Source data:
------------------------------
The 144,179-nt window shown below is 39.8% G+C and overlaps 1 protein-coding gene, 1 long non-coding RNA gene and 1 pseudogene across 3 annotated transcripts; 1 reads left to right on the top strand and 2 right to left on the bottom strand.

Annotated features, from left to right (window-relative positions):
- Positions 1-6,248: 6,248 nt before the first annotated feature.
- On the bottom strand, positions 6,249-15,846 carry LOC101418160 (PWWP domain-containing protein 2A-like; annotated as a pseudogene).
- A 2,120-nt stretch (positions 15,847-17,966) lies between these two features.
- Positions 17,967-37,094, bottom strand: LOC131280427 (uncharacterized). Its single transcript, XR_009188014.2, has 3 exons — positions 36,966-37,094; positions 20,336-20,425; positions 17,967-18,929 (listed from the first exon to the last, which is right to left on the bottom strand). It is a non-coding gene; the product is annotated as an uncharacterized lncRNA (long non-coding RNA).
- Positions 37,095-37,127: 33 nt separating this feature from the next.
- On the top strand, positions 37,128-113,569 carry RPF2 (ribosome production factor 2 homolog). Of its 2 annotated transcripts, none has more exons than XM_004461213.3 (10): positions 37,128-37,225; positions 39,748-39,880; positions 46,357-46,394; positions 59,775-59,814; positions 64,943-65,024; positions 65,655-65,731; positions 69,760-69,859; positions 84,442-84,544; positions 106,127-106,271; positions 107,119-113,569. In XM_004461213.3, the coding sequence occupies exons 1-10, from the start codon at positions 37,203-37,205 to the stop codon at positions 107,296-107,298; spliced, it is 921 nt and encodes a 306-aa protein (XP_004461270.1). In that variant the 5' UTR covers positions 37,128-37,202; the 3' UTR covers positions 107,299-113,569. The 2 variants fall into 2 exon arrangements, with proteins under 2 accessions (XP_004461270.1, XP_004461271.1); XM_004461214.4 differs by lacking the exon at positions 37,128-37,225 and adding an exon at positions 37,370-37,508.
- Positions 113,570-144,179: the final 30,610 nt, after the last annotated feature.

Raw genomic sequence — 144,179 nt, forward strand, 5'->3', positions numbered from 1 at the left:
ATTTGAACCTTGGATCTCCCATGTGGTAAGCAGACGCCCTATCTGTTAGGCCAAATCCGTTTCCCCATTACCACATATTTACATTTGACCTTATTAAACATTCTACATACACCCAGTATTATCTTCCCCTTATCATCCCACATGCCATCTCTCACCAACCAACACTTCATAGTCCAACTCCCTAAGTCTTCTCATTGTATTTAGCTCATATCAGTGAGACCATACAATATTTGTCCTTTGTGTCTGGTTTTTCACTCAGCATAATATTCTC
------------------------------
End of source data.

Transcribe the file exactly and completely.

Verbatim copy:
The 144,179-nt window shown below is 39.8% G+C and overlaps 1 protein-coding gene, 1 long non-coding RNA gene and 1 pseudogene across 3 annotated transcripts; 1 reads left to right on the top strand and 2 right to left on the bottom strand.

Annotated features, from left to right (window-relative positions):
- Positions 1-6,248: 6,248 nt before the first annotated feature.
- On the bottom strand, positions 6,249-15,846 carry LOC101418160 (PWWP domain-containing protein 2A-like; annotated as a pseudogene).
- A 2,120-nt stretch (positions 15,847-17,966) lies between these two features.
- Positions 17,967-37,094, bottom strand: LOC131280427 (uncharacterized). Its single transcript, XR_009188014.2, has 3 exons — positions 36,966-37,094; positions 20,336-20,425; positions 17,967-18,929 (listed from the first exon to the last, which is right to left on the bottom strand). It is a non-coding gene; the product is annotated as an uncharacterized lncRNA (long non-coding RNA).
- Positions 37,095-37,127: 33 nt separating this feature from the next.
- On the top strand, positions 37,128-113,569 carry RPF2 (ribosome production factor 2 homolog). Of its 2 annotated transcripts, none has more exons than XM_004461213.3 (10): positions 37,128-37,225; positions 39,748-39,880; positions 46,357-46,394; positions 59,775-59,814; positions 64,943-65,024; positions 65,655-65,731; positions 69,760-69,859; positions 84,442-84,544; positions 106,127-106,271; positions 107,119-113,569. In XM_004461213.3, the coding sequence occupies exons 1-10, from the start codon at positions 37,203-37,205 to the stop codon at positions 107,296-107,298; spliced, it is 921 nt and encodes a 306-aa protein (XP_004461270.1). In that variant the 5' UTR covers positions 37,128-37,202; the 3' UTR covers positions 107,299-113,569. The 2 variants fall into 2 exon arrangements, with proteins under 2 accessions (XP_004461270.1, XP_004461271.1); XM_004461214.4 differs by lacking the exon at positions 37,128-37,225 and adding an exon at positions 37,370-37,508.
- Positions 113,570-144,179: the final 30,610 nt, after the last annotated feature.

Raw genomic sequence — 144,179 nt, forward strand, 5'->3', positions numbered from 1 at the left:
ATTTGAACCTTGGATCTCCCATGTGGTAAGCAGACGCCCTATCTGTTAGGCCAAATCCGTTTCCCCATTACCACATATTTACATTTGACCTTATTAAACATTCTACATACACCCAGTATTATCTTCCCCTTATCATCCCACATGCCATCTCTCACCAACCAACACTTCATAGTCCAACTCCCTAAGTCTTCTCATTGTATTTAGCTCATATCAGTGAGACCATACAATATTTGTCCTTTGTGTCTGGTTTTTCACTCAGCATAATATTCTC